despite of some drawbacks in some contexts (such as extra compiler
warnings to silence; maybe the compilers are being stupid by warning of
the wrong things).
Yet another lesson is that in crypto contexts XOR may be preferred over
OR in cases where both are meant to yield the same result (such as when
combining small integers into a larger one, without overlap).
If anything goes wrong with either operand for whatever reason
(implementation bug, miscompile, CPU bug, intermittent failure), XOR
tends to preserve more entropy from the other operand. In case of this
crypt_blowfish sign extension bug, its impact would be a lot less if I
used XOR in place of OR. A drawback is that XOR hides the programmer's
expected lack of overlap between set bits (the code is not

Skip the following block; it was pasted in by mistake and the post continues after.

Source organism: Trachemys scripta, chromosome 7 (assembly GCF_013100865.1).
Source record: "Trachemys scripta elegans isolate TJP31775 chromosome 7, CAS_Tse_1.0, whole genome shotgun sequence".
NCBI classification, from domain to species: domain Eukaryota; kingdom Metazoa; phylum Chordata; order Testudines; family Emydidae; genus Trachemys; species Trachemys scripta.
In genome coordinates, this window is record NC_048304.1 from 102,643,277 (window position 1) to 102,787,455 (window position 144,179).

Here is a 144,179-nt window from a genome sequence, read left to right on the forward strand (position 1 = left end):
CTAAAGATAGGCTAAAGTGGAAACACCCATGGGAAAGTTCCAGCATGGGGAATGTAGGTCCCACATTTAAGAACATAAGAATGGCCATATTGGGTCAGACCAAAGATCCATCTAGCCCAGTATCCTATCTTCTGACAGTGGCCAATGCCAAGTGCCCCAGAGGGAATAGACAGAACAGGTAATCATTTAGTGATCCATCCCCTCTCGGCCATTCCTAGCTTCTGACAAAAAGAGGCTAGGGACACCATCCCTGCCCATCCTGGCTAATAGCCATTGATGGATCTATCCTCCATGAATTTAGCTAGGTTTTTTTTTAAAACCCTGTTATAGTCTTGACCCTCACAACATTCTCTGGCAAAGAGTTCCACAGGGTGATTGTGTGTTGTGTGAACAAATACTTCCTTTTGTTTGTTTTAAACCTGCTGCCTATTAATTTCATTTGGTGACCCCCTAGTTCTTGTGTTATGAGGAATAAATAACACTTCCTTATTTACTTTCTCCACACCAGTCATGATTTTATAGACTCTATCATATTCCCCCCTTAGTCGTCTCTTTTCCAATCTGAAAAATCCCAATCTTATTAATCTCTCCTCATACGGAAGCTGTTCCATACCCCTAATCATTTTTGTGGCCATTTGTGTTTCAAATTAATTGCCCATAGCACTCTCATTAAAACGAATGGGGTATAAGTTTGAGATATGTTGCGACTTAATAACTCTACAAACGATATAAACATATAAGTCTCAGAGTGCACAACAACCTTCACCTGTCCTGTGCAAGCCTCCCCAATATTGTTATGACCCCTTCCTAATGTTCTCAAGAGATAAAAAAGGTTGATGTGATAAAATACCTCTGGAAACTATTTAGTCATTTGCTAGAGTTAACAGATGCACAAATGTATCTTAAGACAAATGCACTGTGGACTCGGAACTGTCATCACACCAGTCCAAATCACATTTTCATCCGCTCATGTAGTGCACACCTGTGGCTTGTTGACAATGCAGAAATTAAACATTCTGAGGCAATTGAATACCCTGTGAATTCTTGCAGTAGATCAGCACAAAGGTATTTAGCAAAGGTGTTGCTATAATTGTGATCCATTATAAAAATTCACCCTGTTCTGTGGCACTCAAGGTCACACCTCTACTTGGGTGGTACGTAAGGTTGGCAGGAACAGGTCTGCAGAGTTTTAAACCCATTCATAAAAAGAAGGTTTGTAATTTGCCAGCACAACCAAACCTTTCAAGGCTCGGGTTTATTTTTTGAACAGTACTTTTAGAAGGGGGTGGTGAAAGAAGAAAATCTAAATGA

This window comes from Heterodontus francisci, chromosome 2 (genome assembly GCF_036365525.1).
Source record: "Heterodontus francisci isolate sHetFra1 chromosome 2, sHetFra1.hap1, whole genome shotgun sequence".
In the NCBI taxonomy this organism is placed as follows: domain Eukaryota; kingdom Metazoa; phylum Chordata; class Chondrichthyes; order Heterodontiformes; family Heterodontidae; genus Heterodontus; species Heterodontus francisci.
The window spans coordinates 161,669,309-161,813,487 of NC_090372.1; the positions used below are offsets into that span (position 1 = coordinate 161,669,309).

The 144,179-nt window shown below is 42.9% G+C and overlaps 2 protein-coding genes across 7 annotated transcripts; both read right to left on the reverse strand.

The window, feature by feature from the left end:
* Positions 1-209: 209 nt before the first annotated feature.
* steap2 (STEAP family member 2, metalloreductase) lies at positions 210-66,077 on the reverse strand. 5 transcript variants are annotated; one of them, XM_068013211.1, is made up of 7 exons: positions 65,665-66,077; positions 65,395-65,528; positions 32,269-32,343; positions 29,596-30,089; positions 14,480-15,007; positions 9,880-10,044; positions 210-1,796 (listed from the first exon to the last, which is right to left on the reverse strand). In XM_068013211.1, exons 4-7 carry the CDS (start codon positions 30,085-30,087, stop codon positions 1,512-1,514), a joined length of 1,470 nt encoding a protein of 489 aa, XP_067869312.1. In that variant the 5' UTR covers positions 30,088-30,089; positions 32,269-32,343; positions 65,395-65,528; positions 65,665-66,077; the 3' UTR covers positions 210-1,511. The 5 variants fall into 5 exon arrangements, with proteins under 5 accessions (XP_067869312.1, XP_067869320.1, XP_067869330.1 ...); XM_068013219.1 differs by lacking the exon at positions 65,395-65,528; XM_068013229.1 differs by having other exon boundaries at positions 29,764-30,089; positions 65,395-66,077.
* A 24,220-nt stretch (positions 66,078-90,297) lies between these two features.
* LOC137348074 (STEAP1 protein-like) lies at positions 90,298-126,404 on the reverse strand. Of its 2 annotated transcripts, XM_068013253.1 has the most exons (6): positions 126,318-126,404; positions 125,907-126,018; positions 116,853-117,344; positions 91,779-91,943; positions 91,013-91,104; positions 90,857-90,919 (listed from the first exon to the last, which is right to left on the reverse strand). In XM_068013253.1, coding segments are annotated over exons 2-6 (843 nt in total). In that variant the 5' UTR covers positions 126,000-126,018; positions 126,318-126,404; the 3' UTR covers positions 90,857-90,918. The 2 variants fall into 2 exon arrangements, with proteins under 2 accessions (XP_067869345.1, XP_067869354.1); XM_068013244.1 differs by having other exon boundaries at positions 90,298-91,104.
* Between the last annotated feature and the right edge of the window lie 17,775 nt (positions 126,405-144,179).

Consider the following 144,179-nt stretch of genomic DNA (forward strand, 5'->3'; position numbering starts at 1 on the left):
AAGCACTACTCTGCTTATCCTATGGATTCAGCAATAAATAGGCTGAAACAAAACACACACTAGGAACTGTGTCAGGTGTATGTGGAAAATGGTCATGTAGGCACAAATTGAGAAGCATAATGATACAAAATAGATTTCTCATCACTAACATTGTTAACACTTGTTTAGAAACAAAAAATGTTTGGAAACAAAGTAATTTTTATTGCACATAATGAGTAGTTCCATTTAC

self-documenting in that respect anymore).
And I am reminded of a near miss with miscompile of the Blowfish code in
JtR, but luckily not in crypt_blowfish, with a certain buggy version of
gcc. So I am considering adding runtime testing. (JtR has it already,
but in crypt_blowfish it's only done on "make check" for performance
reasons. Yet there's a way around those performance reasons while
maintaining nearly full code coverage.)
Finally, better test vectors need to be produced and published. If 8-bit
chars are meant to be supported, must include them in test vectors, etc.
> >More detail here:
> >Although the code fix is a one-liner, fixing this in all affected
> >software is difficult, especially where backwards compatibility matters.
> >I'd appreciate any suggestions.
> For places where it's used for password validation, it may need to be
> bug-compatible, right?